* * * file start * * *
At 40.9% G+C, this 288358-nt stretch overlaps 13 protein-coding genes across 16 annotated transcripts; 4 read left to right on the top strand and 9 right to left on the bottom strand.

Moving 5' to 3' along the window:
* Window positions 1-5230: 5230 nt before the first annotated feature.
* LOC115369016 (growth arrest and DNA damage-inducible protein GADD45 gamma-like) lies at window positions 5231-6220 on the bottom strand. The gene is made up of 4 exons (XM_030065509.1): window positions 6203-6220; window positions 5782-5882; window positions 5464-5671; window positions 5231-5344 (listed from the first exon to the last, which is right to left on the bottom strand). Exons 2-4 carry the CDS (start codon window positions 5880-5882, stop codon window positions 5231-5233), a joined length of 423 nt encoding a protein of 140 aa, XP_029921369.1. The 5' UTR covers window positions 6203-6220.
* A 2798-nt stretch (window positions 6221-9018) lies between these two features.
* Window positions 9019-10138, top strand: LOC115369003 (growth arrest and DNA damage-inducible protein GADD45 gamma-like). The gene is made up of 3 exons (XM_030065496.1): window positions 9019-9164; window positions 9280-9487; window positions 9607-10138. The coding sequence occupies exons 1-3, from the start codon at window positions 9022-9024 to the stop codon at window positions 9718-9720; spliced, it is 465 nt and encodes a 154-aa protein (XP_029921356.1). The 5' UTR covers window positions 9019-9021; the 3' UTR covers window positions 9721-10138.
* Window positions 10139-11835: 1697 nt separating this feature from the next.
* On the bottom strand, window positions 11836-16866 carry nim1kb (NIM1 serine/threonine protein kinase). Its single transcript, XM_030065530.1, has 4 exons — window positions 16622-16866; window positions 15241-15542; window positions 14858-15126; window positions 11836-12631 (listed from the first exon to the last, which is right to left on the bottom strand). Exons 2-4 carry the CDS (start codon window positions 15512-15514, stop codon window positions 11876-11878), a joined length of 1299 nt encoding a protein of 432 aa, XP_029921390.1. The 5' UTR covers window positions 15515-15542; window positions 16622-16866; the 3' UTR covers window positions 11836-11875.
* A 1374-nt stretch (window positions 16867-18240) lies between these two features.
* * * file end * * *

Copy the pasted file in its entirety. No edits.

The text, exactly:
At 40.9% G+C, this 288358-nt stretch overlaps 13 protein-coding genes across 16 annotated transcripts; 4 read left to right on the top strand and 9 right to left on the bottom strand.

Moving 5' to 3' along the window:
* Window positions 1-5230: 5230 nt before the first annotated feature.
* LOC115369016 (growth arrest and DNA damage-inducible protein GADD45 gamma-like) lies at window positions 5231-6220 on the bottom strand. The gene is made up of 4 exons (XM_030065509.1): window positions 6203-6220; window positions 5782-5882; window positions 5464-5671; window positions 5231-5344 (listed from the first exon to the last, which is right to left on the bottom strand). Exons 2-4 carry the CDS (start codon window positions 5880-5882, stop codon window positions 5231-5233), a joined length of 423 nt encoding a protein of 140 aa, XP_029921369.1. The 5' UTR covers window positions 6203-6220.
* A 2798-nt stretch (window positions 6221-9018) lies between these two features.
* Window positions 9019-10138, top strand: LOC115369003 (growth arrest and DNA damage-inducible protein GADD45 gamma-like). The gene is made up of 3 exons (XM_030065496.1): window positions 9019-9164; window positions 9280-9487; window positions 9607-10138. The coding sequence occupies exons 1-3, from the start codon at window positions 9022-9024 to the stop codon at window positions 9718-9720; spliced, it is 465 nt and encodes a 154-aa protein (XP_029921356.1). The 5' UTR covers window positions 9019-9021; the 3' UTR covers window positions 9721-10138.
* Window positions 10139-11835: 1697 nt separating this feature from the next.
* On the bottom strand, window positions 11836-16866 carry nim1kb (NIM1 serine/threonine protein kinase). Its single transcript, XM_030065530.1, has 4 exons — window positions 16622-16866; window positions 15241-15542; window positions 14858-15126; window positions 11836-12631 (listed from the first exon to the last, which is right to left on the bottom strand). Exons 2-4 carry the CDS (start codon window positions 15512-15514, stop codon window positions 11876-11878), a joined length of 1299 nt encoding a protein of 432 aa, XP_029921390.1. The 5' UTR covers window positions 15515-15542; window positions 16622-16866; the 3' UTR covers window positions 11836-11875.
* A 1374-nt stretch (window positions 16867-18240) lies between these two features.